But love also confronts injustice.
The alt-right, white supremacists, and modern iteration of the Nazi Party are now mainstream. They view the current political climate as an opportunity to firmly establish and legitimize their movement within the public sphere.
What once inhabited the dark corners of the internet and backwoods basements now marches in the streets of American cities, carrying torches and mimicking Nazi salutes.
In the coming days, weeks, months, and (let’s be honest) years, this public displays of bigotry, racism, and violence will only increase in frequency.
And we all have a choice.
Some people will publicly stand up for the injustice they experience and observe in their own community.
Others will stand in the gap for those whose voices have been repressed or muted.
But most will stay quiet.
And they’ll stay quiet for a variety of reasons. They won’t want to rock the boat, or say something that’s going to offend a family member, or they’re simply apathetic toward the whole issue because it doesn’t really affect them.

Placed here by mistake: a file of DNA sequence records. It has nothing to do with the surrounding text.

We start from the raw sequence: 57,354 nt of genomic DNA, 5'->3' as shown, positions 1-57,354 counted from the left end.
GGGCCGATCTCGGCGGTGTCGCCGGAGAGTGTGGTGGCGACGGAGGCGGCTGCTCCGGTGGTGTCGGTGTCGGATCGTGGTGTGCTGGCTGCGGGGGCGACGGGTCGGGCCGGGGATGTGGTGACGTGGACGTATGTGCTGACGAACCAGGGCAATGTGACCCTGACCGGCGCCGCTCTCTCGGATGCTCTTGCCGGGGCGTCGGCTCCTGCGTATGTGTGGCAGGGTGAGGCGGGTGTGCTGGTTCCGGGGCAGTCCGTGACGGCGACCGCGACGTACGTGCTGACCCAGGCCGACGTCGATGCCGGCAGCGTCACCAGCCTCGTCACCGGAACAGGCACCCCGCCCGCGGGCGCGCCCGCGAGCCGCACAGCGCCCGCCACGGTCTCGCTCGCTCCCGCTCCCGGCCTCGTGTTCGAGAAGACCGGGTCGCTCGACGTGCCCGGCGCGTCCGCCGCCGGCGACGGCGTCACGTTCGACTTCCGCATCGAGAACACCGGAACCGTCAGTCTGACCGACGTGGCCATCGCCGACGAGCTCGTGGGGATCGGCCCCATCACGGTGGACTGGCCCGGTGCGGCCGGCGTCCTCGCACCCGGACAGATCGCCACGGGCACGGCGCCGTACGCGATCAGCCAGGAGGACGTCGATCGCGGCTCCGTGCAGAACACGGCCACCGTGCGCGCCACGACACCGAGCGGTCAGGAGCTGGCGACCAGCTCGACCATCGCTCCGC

In the previously mentioned essay, DiAngelo includes “silence” and “leaving the stress-inducing situation” as examples of behaviors exercised by those who suffer from white fragility.
Dietrich Bonhoeffer was a German pastor who played a pivotal role in the Nazi resistance movement during Hitler’s reign of terror. Dismayed at the apathy displayed by his fellow Christians, he said,
Silence in the face of evil is evil itself: God will not hold us guiltless. Not to speak is to speak. Not to act is to act.”
Bonhoeffer was executed by the Nazis at a concentration camp in 1945.
Your call to action probably won’t result in your death.
But you need to be aware.
Many, many people have suffered and died for the very issues that are being fought about in the streets of America.
It time for Christians to turn away from inward-facing isolationist tactics and toward a Christ-centered love and respect for all people.
Because at the end of the day, everyone is afraid.
And sometimes that fear is completely unfounded and irrational.
And other times it is very real and all-consuming.
And we have to be able to tell the difference.
Because we follow a God that “hears the cries of the oppressed” and so we must be prepared to be the vessels through which flow his overwhelming love and justice.
And whose side will we choose to be on?
Because the world is watching, but it won’t wait forever.